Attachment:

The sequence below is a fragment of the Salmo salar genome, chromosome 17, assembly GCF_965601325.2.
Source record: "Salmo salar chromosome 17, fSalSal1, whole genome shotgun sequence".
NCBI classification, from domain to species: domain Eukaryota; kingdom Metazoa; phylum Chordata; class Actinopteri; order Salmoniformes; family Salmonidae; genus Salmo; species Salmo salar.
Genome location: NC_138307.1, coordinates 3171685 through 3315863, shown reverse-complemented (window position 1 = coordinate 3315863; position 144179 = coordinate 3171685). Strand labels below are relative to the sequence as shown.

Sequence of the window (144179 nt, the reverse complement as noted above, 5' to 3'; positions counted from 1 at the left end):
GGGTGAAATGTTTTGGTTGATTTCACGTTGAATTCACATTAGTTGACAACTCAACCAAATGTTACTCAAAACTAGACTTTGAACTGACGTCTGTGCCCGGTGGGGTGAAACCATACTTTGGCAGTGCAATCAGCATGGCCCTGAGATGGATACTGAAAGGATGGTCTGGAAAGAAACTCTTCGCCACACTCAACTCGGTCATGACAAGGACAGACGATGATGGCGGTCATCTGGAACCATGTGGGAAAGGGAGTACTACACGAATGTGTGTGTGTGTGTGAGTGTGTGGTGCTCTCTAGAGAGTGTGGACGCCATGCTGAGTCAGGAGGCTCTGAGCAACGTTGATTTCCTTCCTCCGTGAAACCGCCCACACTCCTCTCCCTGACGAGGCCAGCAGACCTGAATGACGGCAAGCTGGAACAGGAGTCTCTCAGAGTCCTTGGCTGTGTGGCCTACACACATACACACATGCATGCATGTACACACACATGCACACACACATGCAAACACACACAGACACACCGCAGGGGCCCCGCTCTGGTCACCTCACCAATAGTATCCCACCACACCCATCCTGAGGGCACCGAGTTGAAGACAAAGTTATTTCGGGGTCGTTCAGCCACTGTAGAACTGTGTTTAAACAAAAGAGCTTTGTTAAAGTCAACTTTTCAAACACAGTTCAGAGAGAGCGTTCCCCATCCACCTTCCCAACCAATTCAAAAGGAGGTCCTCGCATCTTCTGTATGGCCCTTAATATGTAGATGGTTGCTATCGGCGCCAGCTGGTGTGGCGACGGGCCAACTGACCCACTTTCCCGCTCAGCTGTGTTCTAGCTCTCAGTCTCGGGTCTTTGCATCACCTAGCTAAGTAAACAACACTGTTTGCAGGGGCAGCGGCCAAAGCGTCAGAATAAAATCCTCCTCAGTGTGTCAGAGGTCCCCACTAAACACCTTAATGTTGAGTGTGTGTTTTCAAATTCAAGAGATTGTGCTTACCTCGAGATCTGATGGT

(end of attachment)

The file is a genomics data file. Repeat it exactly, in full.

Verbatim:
The sequence below is a fragment of the Salmo salar genome, chromosome 17, assembly GCF_965601325.2.
Source record: "Salmo salar chromosome 17, fSalSal1, whole genome shotgun sequence".
NCBI classification, from domain to species: domain Eukaryota; kingdom Metazoa; phylum Chordata; class Actinopteri; order Salmoniformes; family Salmonidae; genus Salmo; species Salmo salar.
Genome location: NC_138307.1, coordinates 3171685 through 3315863, shown reverse-complemented (window position 1 = coordinate 3315863; position 144179 = coordinate 3171685). Strand labels below are relative to the sequence as shown.

Sequence of the window (144179 nt, the reverse complement as noted above, 5' to 3'; positions counted from 1 at the left end):
GGGTGAAATGTTTTGGTTGATTTCACGTTGAATTCACATTAGTTGACAACTCAACCAAATGTTACTCAAAACTAGACTTTGAACTGACGTCTGTGCCCGGTGGGGTGAAACCATACTTTGGCAGTGCAATCAGCATGGCCCTGAGATGGATACTGAAAGGATGGTCTGGAAAGAAACTCTTCGCCACACTCAACTCGGTCATGACAAGGACAGACGATGATGGCGGTCATCTGGAACCATGTGGGAAAGGGAGTACTACACGAATGTGTGTGTGTGTGTGAGTGTGTGGTGCTCTCTAGAGAGTGTGGACGCCATGCTGAGTCAGGAGGCTCTGAGCAACGTTGATTTCCTTCCTCCGTGAAACCGCCCACACTCCTCTCCCTGACGAGGCCAGCAGACCTGAATGACGGCAAGCTGGAACAGGAGTCTCTCAGAGTCCTTGGCTGTGTGGCCTACACACATACACACATGCATGCATGTACACACACATGCACACACACATGCAAACACACACAGACACACCGCAGGGGCCCCGCTCTGGTCACCTCACCAATAGTATCCCACCACACCCATCCTGAGGGCACCGAGTTGAAGACAAAGTTATTTCGGGGTCGTTCAGCCACTGTAGAACTGTGTTTAAACAAAAGAGCTTTGTTAAAGTCAACTTTTCAAACACAGTTCAGAGAGAGCGTTCCCCATCCACCTTCCCAACCAATTCAAAAGGAGGTCCTCGCATCTTCTGTATGGCCCTTAATATGTAGATGGTTGCTATCGGCGCCAGCTGGTGTGGCGACGGGCCAACTGACCCACTTTCCCGCTCAGCTGTGTTCTAGCTCTCAGTCTCGGGTCTTTGCATCACCTAGCTAAGTAAACAACACTGTTTGCAGGGGCAGCGGCCAAAGCGTCAGAATAAAATCCTCCTCAGTGTGTCAGAGGTCCCCACTAAACACCTTAATGTTGAGTGTGTGTTTTCAAATTCAAGAGATTGTGCTTACCTCGAGATCTGATGGT